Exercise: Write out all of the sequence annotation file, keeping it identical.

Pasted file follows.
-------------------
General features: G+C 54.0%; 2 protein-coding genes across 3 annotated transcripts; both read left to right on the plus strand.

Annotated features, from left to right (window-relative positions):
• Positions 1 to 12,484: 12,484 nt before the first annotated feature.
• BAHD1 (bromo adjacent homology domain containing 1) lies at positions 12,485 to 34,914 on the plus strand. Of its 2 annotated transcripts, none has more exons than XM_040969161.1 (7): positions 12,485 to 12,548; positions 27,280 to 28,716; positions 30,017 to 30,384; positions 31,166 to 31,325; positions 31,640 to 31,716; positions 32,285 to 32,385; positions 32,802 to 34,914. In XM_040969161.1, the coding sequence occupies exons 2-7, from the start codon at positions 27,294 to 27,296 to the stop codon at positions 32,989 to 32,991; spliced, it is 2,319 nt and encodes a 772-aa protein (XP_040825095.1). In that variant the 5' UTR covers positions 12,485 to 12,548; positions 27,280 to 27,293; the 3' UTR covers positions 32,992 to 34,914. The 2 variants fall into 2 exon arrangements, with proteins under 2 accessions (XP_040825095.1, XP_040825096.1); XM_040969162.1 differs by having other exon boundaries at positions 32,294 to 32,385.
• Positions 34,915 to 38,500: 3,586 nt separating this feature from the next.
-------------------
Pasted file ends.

General features: G+C 54.0%; 2 protein-coding genes across 3 annotated transcripts; both read left to right on the plus strand.

Annotated features, from left to right (window-relative positions):
• Positions 1 to 12,484: 12,484 nt before the first annotated feature.
• BAHD1 (bromo adjacent homology domain containing 1) lies at positions 12,485 to 34,914 on the plus strand. Of its 2 annotated transcripts, none has more exons than XM_040969161.1 (7): positions 12,485 to 12,548; positions 27,280 to 28,716; positions 30,017 to 30,384; positions 31,166 to 31,325; positions 31,640 to 31,716; positions 32,285 to 32,385; positions 32,802 to 34,914. In XM_040969161.1, the coding sequence occupies exons 2-7, from the start codon at positions 27,294 to 27,296 to the stop codon at positions 32,989 to 32,991; spliced, it is 2,319 nt and encodes a 772-aa protein (XP_040825095.1). In that variant the 5' UTR covers positions 12,485 to 12,548; positions 27,280 to 27,293; the 3' UTR covers positions 32,992 to 34,914. The 2 variants fall into 2 exon arrangements, with proteins under 2 accessions (XP_040825095.1, XP_040825096.1); XM_040969162.1 differs by having other exon boundaries at positions 32,294 to 32,385.
• Positions 34,915 to 38,500: 3,586 nt separating this feature from the next.